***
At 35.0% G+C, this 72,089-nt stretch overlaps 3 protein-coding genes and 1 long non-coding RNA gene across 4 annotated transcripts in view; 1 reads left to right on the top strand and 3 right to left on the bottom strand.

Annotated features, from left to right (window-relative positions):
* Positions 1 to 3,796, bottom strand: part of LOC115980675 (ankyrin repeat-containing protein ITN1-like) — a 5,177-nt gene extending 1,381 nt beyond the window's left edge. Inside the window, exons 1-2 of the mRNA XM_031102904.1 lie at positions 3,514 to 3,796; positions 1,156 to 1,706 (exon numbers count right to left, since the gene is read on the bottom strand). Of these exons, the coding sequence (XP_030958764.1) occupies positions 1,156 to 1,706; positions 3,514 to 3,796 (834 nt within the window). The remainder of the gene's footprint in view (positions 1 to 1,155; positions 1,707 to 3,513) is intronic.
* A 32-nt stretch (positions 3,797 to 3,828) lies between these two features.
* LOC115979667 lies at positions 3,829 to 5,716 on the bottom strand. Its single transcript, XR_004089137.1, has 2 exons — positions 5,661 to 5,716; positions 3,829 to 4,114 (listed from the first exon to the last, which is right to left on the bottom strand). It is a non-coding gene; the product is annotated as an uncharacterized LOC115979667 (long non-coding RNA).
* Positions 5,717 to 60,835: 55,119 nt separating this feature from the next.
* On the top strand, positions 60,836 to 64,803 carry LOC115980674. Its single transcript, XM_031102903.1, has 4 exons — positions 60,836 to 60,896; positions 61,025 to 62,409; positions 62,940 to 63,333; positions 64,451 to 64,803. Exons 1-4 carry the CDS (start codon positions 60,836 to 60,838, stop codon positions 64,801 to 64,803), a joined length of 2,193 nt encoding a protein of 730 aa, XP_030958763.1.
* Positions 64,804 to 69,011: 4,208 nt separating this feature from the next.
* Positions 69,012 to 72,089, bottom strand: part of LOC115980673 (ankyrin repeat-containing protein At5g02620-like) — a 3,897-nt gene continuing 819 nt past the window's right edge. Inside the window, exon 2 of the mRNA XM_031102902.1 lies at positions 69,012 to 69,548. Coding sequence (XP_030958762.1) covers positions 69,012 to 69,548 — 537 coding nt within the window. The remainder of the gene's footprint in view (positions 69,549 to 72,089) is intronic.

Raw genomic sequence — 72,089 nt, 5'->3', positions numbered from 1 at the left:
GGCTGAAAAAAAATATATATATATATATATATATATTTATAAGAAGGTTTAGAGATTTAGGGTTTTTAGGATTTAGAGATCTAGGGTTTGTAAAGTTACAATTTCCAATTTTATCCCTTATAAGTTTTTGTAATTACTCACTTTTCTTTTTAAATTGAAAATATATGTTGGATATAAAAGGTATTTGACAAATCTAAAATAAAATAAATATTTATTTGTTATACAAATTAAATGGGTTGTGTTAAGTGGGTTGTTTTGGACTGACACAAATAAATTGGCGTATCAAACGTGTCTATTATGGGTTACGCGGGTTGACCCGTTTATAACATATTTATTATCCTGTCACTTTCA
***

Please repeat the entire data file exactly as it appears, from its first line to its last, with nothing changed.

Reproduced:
At 35.0% G+C, this 72,089-nt stretch overlaps 3 protein-coding genes and 1 long non-coding RNA gene across 4 annotated transcripts in view; 1 reads left to right on the top strand and 3 right to left on the bottom strand.

Annotated features, from left to right (window-relative positions):
* Positions 1 to 3,796, bottom strand: part of LOC115980675 (ankyrin repeat-containing protein ITN1-like) — a 5,177-nt gene extending 1,381 nt beyond the window's left edge. Inside the window, exons 1-2 of the mRNA XM_031102904.1 lie at positions 3,514 to 3,796; positions 1,156 to 1,706 (exon numbers count right to left, since the gene is read on the bottom strand). Of these exons, the coding sequence (XP_030958764.1) occupies positions 1,156 to 1,706; positions 3,514 to 3,796 (834 nt within the window). The remainder of the gene's footprint in view (positions 1 to 1,155; positions 1,707 to 3,513) is intronic.
* A 32-nt stretch (positions 3,797 to 3,828) lies between these two features.
* LOC115979667 lies at positions 3,829 to 5,716 on the bottom strand. Its single transcript, XR_004089137.1, has 2 exons — positions 5,661 to 5,716; positions 3,829 to 4,114 (listed from the first exon to the last, which is right to left on the bottom strand). It is a non-coding gene; the product is annotated as an uncharacterized LOC115979667 (long non-coding RNA).
* Positions 5,717 to 60,835: 55,119 nt separating this feature from the next.
* On the top strand, positions 60,836 to 64,803 carry LOC115980674. Its single transcript, XM_031102903.1, has 4 exons — positions 60,836 to 60,896; positions 61,025 to 62,409; positions 62,940 to 63,333; positions 64,451 to 64,803. Exons 1-4 carry the CDS (start codon positions 60,836 to 60,838, stop codon positions 64,801 to 64,803), a joined length of 2,193 nt encoding a protein of 730 aa, XP_030958763.1.
* Positions 64,804 to 69,011: 4,208 nt separating this feature from the next.
* Positions 69,012 to 72,089, bottom strand: part of LOC115980673 (ankyrin repeat-containing protein At5g02620-like) — a 3,897-nt gene continuing 819 nt past the window's right edge. Inside the window, exon 2 of the mRNA XM_031102902.1 lies at positions 69,012 to 69,548. Coding sequence (XP_030958762.1) covers positions 69,012 to 69,548 — 537 coding nt within the window. The remainder of the gene's footprint in view (positions 69,549 to 72,089) is intronic.

Raw genomic sequence — 72,089 nt, 5'->3', positions numbered from 1 at the left:
GGCTGAAAAAAAATATATATATATATATATATATATTTATAAGAAGGTTTAGAGATTTAGGGTTTTTAGGATTTAGAGATCTAGGGTTTGTAAAGTTACAATTTCCAATTTTATCCCTTATAAGTTTTTGTAATTACTCACTTTTCTTTTTAAATTGAAAATATATGTTGGATATAAAAGGTATTTGACAAATCTAAAATAAAATAAATATTTATTTGTTATACAAATTAAATGGGTTGTGTTAAGTGGGTTGTTTTGGACTGACACAAATAAATTGGCGTATCAAACGTGTCTATTATGGGTTACGCGGGTTGACCCGTTTATAACATATTTATTATCCTGTCACTTTCA